The mood of the show might have been described as tribal-meets-machine, with electronic circuitry prints appearing alongside loincloth shapes, leggings, printed Aztec-like neck adornments, sandals and even primal face paints.
It takes a designer as bold as Italy-born Tisci to pull something off this wacky and anachronistic.
Fifty-seven looks filed by.
They evoked, through their sheer number, as well as through the tensions created by diagonal, vertical and horizontal lines on multiple-layered ensembles in blue, red and grey, the feeling of a jostling army.
Red disk motifs, a reference to both the modern computer and a primitive symbol, recurred on knee-length apron skirts as well as long and short-sleeved vests.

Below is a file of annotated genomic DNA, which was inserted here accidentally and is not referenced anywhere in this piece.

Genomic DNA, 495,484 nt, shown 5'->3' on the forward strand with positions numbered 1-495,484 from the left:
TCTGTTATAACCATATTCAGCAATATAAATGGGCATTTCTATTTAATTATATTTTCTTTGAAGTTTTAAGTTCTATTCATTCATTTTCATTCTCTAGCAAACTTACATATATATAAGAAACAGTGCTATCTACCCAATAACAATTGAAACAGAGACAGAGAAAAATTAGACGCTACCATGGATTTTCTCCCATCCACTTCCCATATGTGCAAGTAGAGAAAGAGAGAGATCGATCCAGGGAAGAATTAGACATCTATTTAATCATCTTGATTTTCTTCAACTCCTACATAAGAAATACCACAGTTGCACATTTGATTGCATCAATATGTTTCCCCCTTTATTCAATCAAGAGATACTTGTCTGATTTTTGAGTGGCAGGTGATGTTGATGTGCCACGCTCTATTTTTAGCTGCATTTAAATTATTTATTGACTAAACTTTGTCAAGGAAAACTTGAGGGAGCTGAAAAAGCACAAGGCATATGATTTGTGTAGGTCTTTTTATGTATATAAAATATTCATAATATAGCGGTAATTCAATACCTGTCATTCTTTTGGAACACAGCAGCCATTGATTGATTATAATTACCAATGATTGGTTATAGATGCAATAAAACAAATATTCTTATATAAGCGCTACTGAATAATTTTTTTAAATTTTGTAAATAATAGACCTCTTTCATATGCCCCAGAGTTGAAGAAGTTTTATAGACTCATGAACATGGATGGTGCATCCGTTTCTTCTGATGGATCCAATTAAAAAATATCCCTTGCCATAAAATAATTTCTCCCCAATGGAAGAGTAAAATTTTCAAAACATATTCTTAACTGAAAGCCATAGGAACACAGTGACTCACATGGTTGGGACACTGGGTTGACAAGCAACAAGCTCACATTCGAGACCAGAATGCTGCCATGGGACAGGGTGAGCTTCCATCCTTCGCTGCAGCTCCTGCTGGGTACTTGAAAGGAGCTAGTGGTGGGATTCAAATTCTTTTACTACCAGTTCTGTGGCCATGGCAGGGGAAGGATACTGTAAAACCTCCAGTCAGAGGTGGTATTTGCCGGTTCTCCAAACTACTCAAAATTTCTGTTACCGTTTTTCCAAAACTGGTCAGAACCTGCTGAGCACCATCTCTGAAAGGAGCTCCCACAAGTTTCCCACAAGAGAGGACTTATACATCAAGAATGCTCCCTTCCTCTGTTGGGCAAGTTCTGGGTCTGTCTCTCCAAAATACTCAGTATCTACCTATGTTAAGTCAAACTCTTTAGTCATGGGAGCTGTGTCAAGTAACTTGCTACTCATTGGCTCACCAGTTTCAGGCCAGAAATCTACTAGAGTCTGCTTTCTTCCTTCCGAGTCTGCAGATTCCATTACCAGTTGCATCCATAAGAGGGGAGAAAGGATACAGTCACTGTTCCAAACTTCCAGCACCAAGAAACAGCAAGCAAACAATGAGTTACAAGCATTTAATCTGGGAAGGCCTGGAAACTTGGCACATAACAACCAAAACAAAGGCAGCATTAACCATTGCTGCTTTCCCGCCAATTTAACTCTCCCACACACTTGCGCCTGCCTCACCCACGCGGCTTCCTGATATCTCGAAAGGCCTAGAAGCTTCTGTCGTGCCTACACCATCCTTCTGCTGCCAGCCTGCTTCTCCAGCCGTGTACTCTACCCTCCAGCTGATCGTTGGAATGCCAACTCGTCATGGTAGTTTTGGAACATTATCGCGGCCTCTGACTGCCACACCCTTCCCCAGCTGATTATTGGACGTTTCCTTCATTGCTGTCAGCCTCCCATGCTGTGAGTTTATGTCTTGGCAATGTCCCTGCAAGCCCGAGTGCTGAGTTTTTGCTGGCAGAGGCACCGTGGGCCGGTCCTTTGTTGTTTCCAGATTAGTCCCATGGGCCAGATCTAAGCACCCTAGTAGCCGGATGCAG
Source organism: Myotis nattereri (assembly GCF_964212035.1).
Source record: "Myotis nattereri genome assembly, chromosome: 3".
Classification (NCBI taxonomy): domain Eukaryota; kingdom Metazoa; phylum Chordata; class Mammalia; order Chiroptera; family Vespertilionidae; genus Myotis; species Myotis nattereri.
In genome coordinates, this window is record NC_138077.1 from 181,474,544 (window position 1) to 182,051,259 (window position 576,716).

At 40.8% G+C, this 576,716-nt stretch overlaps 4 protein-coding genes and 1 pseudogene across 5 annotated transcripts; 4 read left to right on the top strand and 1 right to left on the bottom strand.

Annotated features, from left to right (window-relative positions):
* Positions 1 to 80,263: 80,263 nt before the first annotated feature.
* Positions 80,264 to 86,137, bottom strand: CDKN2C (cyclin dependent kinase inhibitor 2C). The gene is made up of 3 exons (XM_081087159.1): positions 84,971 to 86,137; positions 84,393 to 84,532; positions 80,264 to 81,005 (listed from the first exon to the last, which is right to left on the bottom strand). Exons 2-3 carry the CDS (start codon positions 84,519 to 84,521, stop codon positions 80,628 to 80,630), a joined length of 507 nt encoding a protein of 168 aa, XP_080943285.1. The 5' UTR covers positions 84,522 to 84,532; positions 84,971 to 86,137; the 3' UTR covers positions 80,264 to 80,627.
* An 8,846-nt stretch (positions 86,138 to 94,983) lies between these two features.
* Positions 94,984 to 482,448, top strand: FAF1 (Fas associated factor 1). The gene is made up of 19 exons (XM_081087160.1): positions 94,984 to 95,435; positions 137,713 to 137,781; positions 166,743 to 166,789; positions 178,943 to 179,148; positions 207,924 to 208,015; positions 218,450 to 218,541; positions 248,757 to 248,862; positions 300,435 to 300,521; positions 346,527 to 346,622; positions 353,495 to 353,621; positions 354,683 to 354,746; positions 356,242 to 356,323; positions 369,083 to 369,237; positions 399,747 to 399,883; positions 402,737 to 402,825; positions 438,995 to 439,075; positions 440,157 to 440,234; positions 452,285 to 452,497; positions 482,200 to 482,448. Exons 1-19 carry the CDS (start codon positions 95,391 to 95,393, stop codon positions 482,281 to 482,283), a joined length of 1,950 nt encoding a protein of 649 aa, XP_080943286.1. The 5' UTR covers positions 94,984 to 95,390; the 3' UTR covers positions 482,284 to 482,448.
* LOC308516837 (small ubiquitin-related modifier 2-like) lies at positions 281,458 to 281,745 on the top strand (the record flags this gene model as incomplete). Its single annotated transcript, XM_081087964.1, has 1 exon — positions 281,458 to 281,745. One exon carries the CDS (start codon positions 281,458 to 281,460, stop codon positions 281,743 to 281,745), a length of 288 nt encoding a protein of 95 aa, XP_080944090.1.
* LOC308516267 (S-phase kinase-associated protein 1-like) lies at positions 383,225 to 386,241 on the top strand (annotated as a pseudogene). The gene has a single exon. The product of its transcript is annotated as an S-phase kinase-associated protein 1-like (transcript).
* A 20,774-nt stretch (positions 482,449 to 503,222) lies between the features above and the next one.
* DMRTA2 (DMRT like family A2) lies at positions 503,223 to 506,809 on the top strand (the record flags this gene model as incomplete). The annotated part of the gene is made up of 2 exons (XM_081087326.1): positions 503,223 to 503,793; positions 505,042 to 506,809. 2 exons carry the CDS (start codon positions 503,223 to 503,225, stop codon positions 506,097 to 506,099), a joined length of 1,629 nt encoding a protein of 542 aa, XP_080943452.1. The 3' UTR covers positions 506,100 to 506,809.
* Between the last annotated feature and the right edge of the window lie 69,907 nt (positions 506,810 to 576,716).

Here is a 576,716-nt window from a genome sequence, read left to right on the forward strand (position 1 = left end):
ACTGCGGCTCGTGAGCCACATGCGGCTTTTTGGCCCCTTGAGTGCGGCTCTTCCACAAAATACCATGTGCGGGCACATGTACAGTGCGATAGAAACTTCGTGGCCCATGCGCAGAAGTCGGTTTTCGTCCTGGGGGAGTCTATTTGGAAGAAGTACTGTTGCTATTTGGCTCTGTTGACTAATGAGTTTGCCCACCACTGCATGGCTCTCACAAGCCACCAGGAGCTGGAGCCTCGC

Every other look had a different visual trick at work. The use of nude colour on shorts made the clothes morph into the body. Futuristic printed jackets were tied around the waist, open to expose the trousers to recreate the shape of a 19th century dandy's coat.
But what truly made the show a coup was that among all this intellectual musing, most of the looks were completely wearable.
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